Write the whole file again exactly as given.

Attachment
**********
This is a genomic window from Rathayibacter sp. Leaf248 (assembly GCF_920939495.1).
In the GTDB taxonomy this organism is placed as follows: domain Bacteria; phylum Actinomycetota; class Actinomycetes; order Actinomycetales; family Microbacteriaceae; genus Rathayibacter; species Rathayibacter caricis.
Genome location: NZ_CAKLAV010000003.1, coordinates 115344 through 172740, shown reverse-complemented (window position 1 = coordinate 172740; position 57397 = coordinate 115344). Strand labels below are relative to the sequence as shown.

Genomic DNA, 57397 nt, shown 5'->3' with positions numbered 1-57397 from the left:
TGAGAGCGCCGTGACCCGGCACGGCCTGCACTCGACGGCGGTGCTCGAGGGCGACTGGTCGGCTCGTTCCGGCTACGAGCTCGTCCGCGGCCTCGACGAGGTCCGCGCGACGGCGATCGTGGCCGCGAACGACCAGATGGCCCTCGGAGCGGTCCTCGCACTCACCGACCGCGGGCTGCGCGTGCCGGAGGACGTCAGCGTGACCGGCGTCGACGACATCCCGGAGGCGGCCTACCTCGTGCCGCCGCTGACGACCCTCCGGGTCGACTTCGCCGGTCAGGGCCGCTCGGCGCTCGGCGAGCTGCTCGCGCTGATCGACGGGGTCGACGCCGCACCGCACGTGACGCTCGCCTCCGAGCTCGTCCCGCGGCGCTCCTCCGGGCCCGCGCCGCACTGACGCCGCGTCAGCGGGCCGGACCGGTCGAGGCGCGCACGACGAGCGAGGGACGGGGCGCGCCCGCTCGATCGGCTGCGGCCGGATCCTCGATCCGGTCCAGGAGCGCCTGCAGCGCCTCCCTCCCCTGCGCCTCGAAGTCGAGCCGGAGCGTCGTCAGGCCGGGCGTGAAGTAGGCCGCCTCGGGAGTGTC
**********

This is a genomic window from Rathayibacter sp. Leaf248 (assembly GCF_920939495.1).
In the GTDB taxonomy this organism is placed as follows: domain Bacteria; phylum Actinomycetota; class Actinomycetes; order Actinomycetales; family Microbacteriaceae; genus Rathayibacter; species Rathayibacter caricis.
Genome location: NZ_CAKLAV010000003.1, coordinates 115344 through 172740, shown reverse-complemented (window position 1 = coordinate 172740; position 57397 = coordinate 115344). Strand labels below are relative to the sequence as shown.

Genomic DNA, 57397 nt, shown 5'->3' with positions numbered 1-57397 from the left:
TGAGAGCGCCGTGACCCGGCACGGCCTGCACTCGACGGCGGTGCTCGAGGGCGACTGGTCGGCTCGTTCCGGCTACGAGCTCGTCCGCGGCCTCGACGAGGTCCGCGCGACGGCGATCGTGGCCGCGAACGACCAGATGGCCCTCGGAGCGGTCCTCGCACTCACCGACCGCGGGCTGCGCGTGCCGGAGGACGTCAGCGTGACCGGCGTCGACGACATCCCGGAGGCGGCCTACCTCGTGCCGCCGCTGACGACCCTCCGGGTCGACTTCGCCGGTCAGGGCCGCTCGGCGCTCGGCGAGCTGCTCGCGCTGATCGACGGGGTCGACGCCGCACCGCACGTGACGCTCGCCTCCGAGCTCGTCCCGCGGCGCTCCTCCGGGCCCGCGCCGCACTGACGCCGCGTCAGCGGGCCGGACCGGTCGAGGCGCGCACGACGAGCGAGGGACGGGGCGCGCCCGCTCGATCGGCTGCGGCCGGATCCTCGATCCGGTCCAGGAGCGCCTGCAGCGCCTCCCTCCCCTGCGCCTCGAAGTCGAGCCGGAGCGTCGTCAGGCCGGGCGTGAAGTAGGCCGCCTCGGGAGTGTC